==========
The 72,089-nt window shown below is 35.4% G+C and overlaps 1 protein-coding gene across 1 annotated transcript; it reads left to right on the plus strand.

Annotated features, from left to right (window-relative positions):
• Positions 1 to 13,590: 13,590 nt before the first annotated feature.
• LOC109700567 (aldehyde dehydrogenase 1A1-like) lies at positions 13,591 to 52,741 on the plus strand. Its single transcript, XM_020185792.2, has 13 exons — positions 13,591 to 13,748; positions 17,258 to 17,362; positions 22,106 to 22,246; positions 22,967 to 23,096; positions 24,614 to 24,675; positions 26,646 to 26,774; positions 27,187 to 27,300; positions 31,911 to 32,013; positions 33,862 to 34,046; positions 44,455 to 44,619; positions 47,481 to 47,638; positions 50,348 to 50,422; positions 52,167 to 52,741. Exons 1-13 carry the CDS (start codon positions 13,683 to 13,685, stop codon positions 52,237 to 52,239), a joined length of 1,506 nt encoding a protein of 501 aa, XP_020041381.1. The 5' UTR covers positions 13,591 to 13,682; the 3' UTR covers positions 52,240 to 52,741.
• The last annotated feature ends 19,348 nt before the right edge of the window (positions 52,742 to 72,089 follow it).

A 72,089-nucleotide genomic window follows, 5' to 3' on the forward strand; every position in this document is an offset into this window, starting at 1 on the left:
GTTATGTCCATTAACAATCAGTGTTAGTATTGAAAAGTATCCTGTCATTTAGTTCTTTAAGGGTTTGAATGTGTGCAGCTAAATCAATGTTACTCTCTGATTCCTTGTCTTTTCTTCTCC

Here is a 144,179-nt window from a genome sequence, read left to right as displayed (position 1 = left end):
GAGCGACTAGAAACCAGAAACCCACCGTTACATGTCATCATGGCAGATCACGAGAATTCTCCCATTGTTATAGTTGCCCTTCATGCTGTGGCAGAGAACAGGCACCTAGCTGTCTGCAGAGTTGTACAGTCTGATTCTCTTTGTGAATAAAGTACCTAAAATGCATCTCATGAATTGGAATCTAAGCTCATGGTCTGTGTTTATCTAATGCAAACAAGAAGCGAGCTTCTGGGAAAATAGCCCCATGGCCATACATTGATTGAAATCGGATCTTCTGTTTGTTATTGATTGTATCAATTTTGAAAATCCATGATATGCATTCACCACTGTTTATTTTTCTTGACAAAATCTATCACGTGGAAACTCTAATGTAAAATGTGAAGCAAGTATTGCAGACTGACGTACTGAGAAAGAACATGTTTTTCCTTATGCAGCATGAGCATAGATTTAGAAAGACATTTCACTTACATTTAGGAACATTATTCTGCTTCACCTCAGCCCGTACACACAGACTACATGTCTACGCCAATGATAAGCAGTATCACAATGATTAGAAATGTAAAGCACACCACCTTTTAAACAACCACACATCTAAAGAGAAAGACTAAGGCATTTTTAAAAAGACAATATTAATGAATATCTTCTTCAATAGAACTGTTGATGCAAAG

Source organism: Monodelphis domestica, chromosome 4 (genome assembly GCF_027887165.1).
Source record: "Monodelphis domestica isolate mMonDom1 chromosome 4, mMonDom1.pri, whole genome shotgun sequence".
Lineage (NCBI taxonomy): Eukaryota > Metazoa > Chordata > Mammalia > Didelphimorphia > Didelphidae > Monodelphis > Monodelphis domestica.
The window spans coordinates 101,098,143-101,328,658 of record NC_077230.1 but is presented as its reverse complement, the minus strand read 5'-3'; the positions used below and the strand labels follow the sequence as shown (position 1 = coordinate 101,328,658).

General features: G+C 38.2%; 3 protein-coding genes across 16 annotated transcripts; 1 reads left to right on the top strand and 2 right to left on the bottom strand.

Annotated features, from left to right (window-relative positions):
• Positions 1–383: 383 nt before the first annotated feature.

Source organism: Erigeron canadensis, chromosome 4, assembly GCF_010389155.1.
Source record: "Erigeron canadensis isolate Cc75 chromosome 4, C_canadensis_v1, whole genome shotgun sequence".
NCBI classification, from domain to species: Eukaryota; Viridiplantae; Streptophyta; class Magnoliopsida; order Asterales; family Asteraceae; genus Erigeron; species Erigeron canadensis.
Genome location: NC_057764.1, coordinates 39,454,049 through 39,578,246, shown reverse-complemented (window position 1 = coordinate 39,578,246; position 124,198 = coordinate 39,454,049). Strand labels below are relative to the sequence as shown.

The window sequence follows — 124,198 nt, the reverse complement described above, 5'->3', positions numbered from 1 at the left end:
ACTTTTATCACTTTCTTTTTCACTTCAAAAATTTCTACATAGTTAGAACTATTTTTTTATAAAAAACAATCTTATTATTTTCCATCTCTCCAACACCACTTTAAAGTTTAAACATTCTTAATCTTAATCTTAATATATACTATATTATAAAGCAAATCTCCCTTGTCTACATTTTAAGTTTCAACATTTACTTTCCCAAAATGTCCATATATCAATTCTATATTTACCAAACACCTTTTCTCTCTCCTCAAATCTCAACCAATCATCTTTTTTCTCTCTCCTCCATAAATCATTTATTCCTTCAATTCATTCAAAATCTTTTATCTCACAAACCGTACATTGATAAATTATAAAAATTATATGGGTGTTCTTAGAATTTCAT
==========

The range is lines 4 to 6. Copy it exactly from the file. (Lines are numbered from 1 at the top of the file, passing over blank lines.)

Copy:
• LOC109700567 (aldehyde dehydrogenase 1A1-like) lies at positions 13,591 to 52,741 on the plus strand. Its single transcript, XM_020185792.2, has 13 exons — positions 13,591 to 13,748; positions 17,258 to 17,362; positions 22,106 to 22,246; positions 22,967 to 23,096; positions 24,614 to 24,675; positions 26,646 to 26,774; positions 27,187 to 27,300; positions 31,911 to 32,013; positions 33,862 to 34,046; positions 44,455 to 44,619; positions 47,481 to 47,638; positions 50,348 to 50,422; positions 52,167 to 52,741. Exons 1-13 carry the CDS (start codon positions 13,683 to 13,685, stop codon positions 52,237 to 52,239), a joined length of 1,506 nt encoding a protein of 501 aa, XP_020041381.1. The 5' UTR covers positions 13,591 to 13,682; the 3' UTR covers positions 52,240 to 52,741.
• The last annotated feature ends 19,348 nt before the right edge of the window (positions 52,742 to 72,089 follow it).

A 72,089-nucleotide genomic window follows, 5' to 3' on the forward strand; every position in this document is an offset into this window, starting at 1 on the left: